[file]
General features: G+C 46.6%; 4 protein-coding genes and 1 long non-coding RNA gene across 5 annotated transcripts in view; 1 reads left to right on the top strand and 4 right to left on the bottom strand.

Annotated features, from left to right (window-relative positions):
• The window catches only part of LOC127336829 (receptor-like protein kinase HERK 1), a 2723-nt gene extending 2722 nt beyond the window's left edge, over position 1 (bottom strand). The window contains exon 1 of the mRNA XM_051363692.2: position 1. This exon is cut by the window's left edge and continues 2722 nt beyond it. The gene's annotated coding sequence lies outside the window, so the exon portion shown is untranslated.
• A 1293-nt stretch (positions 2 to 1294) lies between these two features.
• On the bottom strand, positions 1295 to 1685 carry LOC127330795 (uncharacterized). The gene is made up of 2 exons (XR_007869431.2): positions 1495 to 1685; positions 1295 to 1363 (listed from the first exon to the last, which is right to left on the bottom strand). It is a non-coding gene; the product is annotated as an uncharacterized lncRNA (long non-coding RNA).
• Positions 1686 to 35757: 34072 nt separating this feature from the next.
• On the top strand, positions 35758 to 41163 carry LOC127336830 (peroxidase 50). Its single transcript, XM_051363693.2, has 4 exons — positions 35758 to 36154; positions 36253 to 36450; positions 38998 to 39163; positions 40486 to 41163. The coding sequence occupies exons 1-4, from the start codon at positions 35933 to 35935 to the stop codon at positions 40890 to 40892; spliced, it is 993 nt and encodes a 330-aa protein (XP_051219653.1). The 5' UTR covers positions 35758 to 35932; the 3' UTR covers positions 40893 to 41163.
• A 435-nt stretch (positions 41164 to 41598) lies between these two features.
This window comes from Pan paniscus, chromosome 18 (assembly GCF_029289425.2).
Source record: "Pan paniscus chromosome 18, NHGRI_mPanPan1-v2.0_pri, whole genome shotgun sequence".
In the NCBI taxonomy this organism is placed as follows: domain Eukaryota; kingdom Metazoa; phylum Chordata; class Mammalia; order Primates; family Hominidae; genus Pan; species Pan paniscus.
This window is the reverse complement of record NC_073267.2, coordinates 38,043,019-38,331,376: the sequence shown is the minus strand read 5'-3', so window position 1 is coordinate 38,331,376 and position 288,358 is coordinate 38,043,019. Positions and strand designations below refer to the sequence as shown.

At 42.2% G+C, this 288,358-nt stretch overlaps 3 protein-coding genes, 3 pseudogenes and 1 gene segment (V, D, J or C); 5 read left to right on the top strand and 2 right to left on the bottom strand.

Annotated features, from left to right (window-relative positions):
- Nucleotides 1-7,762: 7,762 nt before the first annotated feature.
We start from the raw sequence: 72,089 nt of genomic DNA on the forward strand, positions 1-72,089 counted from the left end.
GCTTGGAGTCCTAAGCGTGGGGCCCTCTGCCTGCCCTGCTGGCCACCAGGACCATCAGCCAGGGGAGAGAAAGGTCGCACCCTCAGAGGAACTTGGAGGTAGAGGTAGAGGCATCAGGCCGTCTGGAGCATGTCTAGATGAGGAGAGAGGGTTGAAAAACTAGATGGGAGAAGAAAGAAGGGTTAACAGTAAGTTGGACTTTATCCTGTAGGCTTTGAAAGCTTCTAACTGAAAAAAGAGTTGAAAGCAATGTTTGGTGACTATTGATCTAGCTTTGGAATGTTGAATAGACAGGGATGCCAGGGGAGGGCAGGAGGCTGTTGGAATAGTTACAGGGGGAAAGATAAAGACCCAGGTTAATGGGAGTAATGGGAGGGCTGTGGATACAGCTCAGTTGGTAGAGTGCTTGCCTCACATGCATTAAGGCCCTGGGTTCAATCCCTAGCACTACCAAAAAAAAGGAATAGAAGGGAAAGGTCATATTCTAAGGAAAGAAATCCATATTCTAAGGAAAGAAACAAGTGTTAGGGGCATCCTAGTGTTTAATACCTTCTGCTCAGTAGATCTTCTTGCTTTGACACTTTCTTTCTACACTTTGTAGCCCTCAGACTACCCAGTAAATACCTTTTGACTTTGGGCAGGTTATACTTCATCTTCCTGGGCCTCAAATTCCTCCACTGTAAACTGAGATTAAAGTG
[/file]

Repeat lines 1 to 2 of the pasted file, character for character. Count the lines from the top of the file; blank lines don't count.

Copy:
General features: G+C 46.6%; 4 protein-coding genes and 1 long non-coding RNA gene across 5 annotated transcripts in view; 1 reads left to right on the top strand and 4 right to left on the bottom strand.

Annotated features, from left to right (window-relative positions):